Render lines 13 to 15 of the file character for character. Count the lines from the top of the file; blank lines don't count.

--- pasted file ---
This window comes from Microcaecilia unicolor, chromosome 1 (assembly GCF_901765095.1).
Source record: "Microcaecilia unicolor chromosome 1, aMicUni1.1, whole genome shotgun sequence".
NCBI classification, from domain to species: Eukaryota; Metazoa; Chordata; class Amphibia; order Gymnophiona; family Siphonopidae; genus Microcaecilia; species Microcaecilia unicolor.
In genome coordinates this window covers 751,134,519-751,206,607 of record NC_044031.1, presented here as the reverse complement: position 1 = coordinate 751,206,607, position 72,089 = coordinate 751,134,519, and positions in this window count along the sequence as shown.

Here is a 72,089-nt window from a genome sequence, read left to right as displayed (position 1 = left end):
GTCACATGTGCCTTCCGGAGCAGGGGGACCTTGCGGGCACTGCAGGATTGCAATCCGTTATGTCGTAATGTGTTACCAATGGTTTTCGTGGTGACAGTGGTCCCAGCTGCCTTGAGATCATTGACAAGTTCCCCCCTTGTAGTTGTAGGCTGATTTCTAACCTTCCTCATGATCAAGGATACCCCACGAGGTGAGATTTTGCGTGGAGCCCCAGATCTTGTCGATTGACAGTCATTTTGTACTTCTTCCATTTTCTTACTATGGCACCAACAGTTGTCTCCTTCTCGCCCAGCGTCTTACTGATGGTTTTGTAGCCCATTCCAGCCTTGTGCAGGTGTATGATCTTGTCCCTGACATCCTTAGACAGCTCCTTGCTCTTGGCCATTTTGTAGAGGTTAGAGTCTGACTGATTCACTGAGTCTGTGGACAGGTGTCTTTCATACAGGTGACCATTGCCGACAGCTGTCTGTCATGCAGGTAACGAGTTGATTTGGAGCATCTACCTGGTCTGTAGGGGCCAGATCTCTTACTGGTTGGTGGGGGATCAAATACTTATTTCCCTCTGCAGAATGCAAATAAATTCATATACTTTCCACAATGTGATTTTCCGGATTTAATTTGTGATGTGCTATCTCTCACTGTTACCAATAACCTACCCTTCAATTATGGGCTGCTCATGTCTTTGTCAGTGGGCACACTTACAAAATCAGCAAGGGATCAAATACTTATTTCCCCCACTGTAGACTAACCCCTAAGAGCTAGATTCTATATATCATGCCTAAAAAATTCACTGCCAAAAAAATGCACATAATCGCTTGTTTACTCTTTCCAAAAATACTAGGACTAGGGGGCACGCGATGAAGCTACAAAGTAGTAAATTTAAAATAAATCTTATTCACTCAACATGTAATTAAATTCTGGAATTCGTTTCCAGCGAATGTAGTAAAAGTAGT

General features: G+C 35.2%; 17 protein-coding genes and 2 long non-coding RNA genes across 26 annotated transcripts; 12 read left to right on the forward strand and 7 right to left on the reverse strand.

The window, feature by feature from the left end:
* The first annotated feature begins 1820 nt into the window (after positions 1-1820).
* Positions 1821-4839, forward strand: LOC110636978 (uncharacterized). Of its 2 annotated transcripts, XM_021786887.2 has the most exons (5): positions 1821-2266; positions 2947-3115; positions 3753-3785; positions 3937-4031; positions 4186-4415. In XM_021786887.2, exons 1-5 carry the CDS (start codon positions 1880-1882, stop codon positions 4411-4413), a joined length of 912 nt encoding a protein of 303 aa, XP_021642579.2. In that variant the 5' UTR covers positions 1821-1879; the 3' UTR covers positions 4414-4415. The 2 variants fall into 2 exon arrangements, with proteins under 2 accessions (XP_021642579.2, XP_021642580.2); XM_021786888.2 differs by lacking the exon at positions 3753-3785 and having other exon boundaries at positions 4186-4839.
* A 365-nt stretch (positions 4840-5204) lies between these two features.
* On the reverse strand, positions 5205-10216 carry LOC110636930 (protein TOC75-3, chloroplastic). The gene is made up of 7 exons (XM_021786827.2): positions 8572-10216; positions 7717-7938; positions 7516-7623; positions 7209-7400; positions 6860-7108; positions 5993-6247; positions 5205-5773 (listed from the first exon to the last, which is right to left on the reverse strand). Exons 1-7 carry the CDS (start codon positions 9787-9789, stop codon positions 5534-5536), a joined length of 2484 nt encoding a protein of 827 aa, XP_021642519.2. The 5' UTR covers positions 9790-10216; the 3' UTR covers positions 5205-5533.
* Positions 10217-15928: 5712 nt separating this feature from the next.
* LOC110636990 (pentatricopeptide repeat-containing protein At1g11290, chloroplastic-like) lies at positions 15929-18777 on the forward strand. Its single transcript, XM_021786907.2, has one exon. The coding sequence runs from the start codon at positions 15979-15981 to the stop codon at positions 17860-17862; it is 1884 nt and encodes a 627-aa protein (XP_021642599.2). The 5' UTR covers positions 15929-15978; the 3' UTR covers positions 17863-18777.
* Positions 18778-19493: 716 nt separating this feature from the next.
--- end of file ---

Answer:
* Positions 10217-15928: 5712 nt separating this feature from the next.
* LOC110636990 (pentatricopeptide repeat-containing protein At1g11290, chloroplastic-like) lies at positions 15929-18777 on the forward strand. Its single transcript, XM_021786907.2, has one exon. The coding sequence runs from the start codon at positions 15979-15981 to the stop codon at positions 17860-17862; it is 1884 nt and encodes a 627-aa protein (XP_021642599.2). The 5' UTR covers positions 15929-15978; the 3' UTR covers positions 17863-18777.
* Positions 18778-19493: 716 nt separating this feature from the next.